Mandatory paid sick leave comes at the expense of paid vacation time or other wages.
Last week I discussed the Washington D.C. Paid Leave Law with you. Today I wanted to continue on with the mandatory paid leave topic as it continues to be a hot item across the United States.
I want to stay with this topic because there are some developments in the paid sick leave ordinances covering Pittsburgh, Pennsylvania and also a new paid sick leave ordinance for Georgia employers.
Pittsburgh paid sick leave:
Lets start with the Pittsburgh ordinance.
The city of Pittsburgh had passed the Paid Sick Days Ordinance back in 2015. The ordinance would require employers to provide any employee working within the city limits one hour of paid sick leave for every 35 hours worked by the employee. That works out to approximately 60 hours of paid sick leave over the course of a year.
An alliance of business groups challenged the ordinance, stating that the city didn’t have the authority under state law to enact the Paid Sick Leave Ordinance. The business groups claimed that under the state laws of Pennsylvania, Pittsburgh is considered a “home rule charter municipality.” According to the law, “a municipality which adopts a home rule charter shall not determine duties, responsibilities or requirements placed upon businesses, occupations and employers, except as expressly provided by the statutes which are applicable in every part of this Commonwealth or which are applicable to all municipalities or to a class or classes of municipalities.”
Earlier this month, in a 6-1 ruling the Pennsylvania Commonwealth Court upheld the 2015 trial court ruling stating that the city of Pittsburgh did not have the authority to enact this legislation. Therefore, the Pittsburgh Paid Sick Days Ordinance has been deemed unenforceable.
The lone dissenting judge, Judge Joseph M. Cosgrove stated that “This case involves an effort to protect health and safety. That indeed is what municipalities are for. In exercise of the political power to do so, the present ordinance was enacted. If the people of Pittsburgh disagree with this action, they will address their dissatisfaction through the political process. It is not for this court to interfere.” Despite Cosgrove’s reasoning, the ruling was upheld.
The city of Pittsburgh plans to appeal the ruling to the Pennsylvania Supreme Court, according to a spokesperson for Mayor Bill Peduto. Important to note is that this ruling does not affect other paid sick leave ordinances that may be in effect elsewhere in the state, such as Philadelphia’s paid sick ordinance.
Georgia Family Care Act:
Georgia on the other hand now has their own paid sick leave law after Governor Nathan Deal signed into law Senate Bill 201. Many small businesses feared the passing of a mandatory paid sick leave bill that they simply could not afford. However this bill, known as the Family Care Act, is different from any that we have seen passed in other states. In fact, there is no mandate on small businesses to provide paid sick leave with the signing of this bill if they do not currently provide sick leave.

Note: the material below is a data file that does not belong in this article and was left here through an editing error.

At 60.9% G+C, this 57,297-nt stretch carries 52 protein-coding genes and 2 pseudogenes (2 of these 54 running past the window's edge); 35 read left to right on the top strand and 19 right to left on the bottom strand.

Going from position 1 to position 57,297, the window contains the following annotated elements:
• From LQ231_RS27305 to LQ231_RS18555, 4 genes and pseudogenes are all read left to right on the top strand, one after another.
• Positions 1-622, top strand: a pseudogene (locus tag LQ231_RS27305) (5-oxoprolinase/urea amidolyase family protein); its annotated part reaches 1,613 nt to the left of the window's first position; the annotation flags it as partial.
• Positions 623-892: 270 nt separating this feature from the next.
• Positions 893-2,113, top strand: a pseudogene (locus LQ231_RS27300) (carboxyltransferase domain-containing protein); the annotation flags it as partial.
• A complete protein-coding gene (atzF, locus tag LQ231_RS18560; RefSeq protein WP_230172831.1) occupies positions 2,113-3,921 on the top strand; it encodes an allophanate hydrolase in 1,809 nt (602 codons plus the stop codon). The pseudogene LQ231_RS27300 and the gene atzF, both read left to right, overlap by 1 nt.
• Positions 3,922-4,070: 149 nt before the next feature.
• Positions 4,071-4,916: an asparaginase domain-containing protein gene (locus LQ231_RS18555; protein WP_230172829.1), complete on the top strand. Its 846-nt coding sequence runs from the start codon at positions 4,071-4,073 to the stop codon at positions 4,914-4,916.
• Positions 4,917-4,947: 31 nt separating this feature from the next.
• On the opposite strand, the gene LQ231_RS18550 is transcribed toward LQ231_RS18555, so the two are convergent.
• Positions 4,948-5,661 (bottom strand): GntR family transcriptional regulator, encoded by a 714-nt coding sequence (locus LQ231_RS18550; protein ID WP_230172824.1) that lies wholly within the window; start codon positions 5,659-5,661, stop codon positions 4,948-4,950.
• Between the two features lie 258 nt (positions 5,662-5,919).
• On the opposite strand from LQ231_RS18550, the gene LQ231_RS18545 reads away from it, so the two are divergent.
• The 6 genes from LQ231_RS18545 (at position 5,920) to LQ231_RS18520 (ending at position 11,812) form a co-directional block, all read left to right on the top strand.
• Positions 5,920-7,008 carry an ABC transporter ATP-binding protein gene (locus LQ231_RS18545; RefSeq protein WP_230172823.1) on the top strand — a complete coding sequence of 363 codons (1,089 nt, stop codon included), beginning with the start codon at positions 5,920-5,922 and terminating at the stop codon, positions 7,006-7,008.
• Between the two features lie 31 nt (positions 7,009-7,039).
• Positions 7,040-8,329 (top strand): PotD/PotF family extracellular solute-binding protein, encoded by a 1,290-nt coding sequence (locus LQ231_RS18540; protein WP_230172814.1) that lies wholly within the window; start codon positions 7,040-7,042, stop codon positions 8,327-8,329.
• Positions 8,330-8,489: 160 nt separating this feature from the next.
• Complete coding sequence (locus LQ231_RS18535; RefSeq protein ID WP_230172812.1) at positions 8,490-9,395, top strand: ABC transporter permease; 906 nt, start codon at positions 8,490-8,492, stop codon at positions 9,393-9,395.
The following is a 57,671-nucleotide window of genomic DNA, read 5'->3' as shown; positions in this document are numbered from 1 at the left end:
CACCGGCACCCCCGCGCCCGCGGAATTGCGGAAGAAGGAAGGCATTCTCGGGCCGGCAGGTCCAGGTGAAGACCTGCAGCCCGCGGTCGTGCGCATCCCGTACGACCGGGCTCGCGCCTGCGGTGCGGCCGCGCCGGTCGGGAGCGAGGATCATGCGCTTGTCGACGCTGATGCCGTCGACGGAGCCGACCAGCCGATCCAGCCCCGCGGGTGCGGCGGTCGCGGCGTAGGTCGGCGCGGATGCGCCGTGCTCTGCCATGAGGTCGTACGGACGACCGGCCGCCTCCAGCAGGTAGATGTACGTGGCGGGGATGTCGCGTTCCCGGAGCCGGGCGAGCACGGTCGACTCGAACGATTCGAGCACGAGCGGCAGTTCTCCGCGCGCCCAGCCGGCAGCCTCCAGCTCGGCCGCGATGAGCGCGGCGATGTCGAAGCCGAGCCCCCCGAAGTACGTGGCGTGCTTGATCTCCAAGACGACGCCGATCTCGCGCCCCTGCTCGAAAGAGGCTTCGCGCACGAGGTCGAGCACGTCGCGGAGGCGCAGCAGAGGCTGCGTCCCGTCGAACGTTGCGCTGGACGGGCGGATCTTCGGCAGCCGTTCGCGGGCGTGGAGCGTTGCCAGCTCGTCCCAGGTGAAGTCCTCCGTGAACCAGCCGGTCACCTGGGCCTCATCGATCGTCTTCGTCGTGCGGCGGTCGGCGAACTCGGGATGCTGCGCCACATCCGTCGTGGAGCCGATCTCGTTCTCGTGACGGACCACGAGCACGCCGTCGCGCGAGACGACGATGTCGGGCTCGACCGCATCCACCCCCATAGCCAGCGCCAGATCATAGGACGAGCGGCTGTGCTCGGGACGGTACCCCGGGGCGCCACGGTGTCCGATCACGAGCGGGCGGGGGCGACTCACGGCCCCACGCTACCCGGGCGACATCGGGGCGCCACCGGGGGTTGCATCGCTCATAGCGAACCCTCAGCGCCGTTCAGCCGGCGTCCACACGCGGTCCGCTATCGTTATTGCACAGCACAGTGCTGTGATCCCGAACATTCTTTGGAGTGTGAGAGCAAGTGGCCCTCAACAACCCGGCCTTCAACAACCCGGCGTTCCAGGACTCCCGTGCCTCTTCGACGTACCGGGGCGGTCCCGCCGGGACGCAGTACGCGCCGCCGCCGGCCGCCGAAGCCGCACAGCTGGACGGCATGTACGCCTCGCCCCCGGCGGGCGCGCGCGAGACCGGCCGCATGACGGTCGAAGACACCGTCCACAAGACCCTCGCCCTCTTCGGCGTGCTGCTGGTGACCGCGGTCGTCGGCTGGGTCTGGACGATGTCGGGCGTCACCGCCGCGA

Instead, only employers that already provide sick leave should now allow employees to use the paid sick time to care for sick family members and not just the employee themselves. The law takes effect on July 1, 2017, so if you’re a Georgia employer and have a sick leave policy you’ll need to make sure your policy states that the time can be taken for personal care or care of an immediate family member.
To be eligible an employee should work for an employer with at least 25 employees and the employee should work a minimum of 30 hours per week. The law allows for any eligible employee to utilize their employers current sick leave policy to care for immediate family members which are defined as the employees child, spouse, grandchild, grandparent or parent or any dependents shown on the employees most recent tax return.
No employer penalty?
This is definitely the most lenient paid sick leave law we have seen passed recently as the law does not appear to hold the employer accountable for any violations of this law. There is no penalty provision or enforcement outlined in the law.
In fact, the laws language specifically states that “Nothing in this Code section shall be construed to create a new cause of action against an employer.” So that is good news for employers, but it begs the question as to how effective this law will be if there are no repercussions for non compliance, other than decreased employee moral perhaps.
I have to admit, this is kind of a strange law since it appears that there is no interest in enforcing it. It seems like the bill sponsors are not “all in” on this idea and maybe they are just testing the waters. Perhaps this section of the bill supports my theory.
The final line of section 1 of the bill states that “This Code section shall be repealed in its entirety on July 1, 2020, unless extended by an Act of the General Assembly. The law is designed to be repealed in three years unless some action is taken to extend it’s life. At that time perhaps some changes are made to the bill to add enforcement if it is to remain in effect.